Gainsbourg’s tempestuous relationship with Jane Birkin (the late Lucy Gordon) begins when he seduces her by drunkenly sketching her and wittily observing “you have great legs.” This shit is gold, I tell you, write it down. Despite inevitably courting controversy by releasing their version of Je T’aime, it’s while the two are together that Gainsbourg achieves some stability. As if to hammer the point home, his mischievous alter ego disappears from view, for a while at least. Now a married father, his incessant drinking and smoking never abate, eventually leading to a coronary. Rather than taking this as a cue to slow down, it only encourages Serge to live harder than ever, in defiance of his doctors, his wife, everyone, eventually leading to their divorce. The spiral of decline continues until he becomes a pathetic, double denim-clad pervert, trawling Paris’ seedier nightspots in his high-waisted jeans, on the lookout for damaged goods. Here he meets his fourth and final wife, Bambou, a Eurasian model. Again, it’s a seduction technique as old as time: “You just want to fuck me, don’t you?” “Yes, but I meant it poetically.” “Well you’re wasted, so at least it won’t hurt.” “I’ve never had any complaints, horizontally.” You had me at ‘Bonjour.’ In the frankly botched ending it’s suggested that it was with her that Gainsbourg finally achieved true happiness. They were to be together until his death.

It’s the rushed ending which sums up the film as a whole. While evident that much like Gainsbourg’s early artwork, it’s intended as more sketch than detailed portrait, a lot of aspects of his life seem to be skirted around. Whilst by no means a hagiography, the more unsavoury elements of his character – the alcoholism, the womanising, and the dubious songs such as Lemon Incest (recorded with daughter Charlotte) – are largely glossed over like a spoiled canvas. By concentrating on two main relationships in his life, the whole project feels somewhat insular, giving nary a hint of his worldwide fame and notoriety. In addition, it’s hard to say how much anti-semitism really drove Gainsbourg, and how much this is the director’s own obsession. In the end his portrayal is almost redolent of Seinfeld’s Uncle Leo – blaming everything on anti-semitism. Although he undoubtedly encountered much, it feels like a somewhat laboured hook on which to hang the story. The outcry portrayed surrounding his reggae reworking of Les Marseillaise, would seem to be as much about racism in France in general as anti-semitism.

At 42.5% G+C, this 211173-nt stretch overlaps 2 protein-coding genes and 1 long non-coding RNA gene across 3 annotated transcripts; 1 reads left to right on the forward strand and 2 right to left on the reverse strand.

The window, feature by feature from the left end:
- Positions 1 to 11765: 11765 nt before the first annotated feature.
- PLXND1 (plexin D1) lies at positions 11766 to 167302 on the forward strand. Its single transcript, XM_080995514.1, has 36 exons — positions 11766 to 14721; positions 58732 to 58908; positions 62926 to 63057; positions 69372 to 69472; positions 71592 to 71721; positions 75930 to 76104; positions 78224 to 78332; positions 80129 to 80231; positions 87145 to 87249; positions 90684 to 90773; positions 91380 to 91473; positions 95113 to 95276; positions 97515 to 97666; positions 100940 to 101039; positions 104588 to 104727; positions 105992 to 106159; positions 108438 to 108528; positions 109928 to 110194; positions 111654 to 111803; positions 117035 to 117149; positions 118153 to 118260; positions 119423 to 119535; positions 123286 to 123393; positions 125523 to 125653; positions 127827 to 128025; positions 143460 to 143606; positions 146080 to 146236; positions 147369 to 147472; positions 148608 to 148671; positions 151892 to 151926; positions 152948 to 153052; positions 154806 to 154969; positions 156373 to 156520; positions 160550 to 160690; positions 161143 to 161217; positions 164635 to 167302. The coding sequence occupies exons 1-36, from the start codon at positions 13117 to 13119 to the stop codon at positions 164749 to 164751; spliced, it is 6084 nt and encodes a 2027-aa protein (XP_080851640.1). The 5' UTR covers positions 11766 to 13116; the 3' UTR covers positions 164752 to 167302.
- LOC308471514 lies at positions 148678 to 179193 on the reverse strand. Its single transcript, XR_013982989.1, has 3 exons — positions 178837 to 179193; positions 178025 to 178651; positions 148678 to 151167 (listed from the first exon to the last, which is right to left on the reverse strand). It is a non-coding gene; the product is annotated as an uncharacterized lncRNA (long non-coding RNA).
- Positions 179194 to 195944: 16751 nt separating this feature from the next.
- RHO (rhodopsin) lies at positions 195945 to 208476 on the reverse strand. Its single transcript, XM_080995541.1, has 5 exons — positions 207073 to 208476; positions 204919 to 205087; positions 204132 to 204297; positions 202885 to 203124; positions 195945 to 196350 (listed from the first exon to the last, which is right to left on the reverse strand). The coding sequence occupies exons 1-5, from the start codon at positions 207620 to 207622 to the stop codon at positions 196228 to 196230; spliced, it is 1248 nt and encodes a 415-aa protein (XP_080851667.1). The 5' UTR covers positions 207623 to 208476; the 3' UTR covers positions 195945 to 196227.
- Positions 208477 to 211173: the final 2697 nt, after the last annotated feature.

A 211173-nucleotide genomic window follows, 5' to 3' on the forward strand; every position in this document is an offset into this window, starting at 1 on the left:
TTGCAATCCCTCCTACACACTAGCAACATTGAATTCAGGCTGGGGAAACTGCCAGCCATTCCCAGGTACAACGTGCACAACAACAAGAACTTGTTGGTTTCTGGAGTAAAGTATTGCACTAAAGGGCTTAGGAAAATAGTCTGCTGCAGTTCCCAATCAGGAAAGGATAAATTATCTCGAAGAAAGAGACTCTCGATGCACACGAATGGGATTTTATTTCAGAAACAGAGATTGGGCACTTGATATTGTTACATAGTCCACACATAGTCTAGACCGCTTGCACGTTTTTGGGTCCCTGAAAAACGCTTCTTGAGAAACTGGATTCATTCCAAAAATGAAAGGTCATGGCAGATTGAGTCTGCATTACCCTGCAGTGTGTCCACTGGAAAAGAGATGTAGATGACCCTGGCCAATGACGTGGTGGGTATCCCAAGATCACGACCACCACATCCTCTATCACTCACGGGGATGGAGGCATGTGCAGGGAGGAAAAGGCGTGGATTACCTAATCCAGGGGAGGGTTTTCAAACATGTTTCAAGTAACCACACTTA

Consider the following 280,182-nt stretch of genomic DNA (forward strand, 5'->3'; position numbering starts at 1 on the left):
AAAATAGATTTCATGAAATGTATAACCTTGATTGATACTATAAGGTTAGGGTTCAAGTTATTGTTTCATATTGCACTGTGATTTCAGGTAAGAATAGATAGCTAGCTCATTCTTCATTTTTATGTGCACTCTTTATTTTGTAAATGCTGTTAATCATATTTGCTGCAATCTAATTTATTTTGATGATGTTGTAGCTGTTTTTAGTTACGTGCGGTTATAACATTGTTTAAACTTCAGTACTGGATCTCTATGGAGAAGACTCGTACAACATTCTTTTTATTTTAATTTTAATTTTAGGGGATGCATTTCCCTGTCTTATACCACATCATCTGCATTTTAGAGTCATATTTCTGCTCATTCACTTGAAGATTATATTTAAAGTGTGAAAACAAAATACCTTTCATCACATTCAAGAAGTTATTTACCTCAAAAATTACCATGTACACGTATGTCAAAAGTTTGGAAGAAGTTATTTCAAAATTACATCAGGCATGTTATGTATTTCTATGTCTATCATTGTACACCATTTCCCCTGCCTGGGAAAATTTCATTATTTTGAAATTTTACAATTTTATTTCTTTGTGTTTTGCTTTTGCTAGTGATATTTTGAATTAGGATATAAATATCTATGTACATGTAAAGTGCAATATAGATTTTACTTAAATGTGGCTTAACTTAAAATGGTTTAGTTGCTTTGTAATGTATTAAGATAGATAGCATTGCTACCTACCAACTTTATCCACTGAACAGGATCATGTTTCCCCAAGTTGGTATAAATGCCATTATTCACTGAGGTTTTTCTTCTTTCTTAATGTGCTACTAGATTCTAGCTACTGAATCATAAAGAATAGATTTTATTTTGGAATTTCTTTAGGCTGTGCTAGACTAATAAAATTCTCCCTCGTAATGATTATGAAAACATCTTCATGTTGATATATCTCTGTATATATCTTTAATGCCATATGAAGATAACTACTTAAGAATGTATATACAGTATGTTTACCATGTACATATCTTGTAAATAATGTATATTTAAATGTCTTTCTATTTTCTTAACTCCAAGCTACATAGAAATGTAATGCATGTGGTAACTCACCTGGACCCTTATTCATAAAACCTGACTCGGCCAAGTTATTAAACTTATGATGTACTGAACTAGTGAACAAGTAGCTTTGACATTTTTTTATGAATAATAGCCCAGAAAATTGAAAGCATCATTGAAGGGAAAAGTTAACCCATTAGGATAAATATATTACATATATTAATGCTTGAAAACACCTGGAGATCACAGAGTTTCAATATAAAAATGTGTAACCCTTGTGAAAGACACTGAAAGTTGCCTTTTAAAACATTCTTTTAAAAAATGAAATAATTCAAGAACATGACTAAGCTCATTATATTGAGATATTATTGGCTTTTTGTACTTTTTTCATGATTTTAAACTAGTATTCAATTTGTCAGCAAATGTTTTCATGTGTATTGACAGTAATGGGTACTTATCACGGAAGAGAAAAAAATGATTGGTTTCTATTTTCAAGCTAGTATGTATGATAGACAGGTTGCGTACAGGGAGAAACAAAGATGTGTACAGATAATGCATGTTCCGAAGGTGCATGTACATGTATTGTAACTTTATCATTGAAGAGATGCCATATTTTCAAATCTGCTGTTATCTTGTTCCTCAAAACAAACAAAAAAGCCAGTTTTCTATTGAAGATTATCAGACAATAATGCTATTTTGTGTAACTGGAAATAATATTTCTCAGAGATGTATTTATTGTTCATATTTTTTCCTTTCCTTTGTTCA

These criticisms aren’t to say it’s not an enjoyable experience. As an evocation of the period it positively sings, aided, of course, by a killer soundtrack. And Elmosnino’s turn is as engaging as it is uncanny, delicately balancing Gainsbourg’s knack of pricking pomposity whilst behaving like a pompous prick. But as an introduction to the man and his work, it’s merely an amuse bouche.

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2 Responses to “Are You Being Serge’d?”

  1. SolidChris Says:

    This is a bumper year for the man Cage yet this film persuaded you to write? Why so?

  2. Well I did Bad Lieutenant and just never got round to writing about Kick-Ass. Fear not though, I’ll be all over Sorcerer’s Apprentice and Season Of The Witch when they come out. Anyway, who *doesn’t* want to read my take on the latest World Cinema has to offer? Variety being the spice of blogging.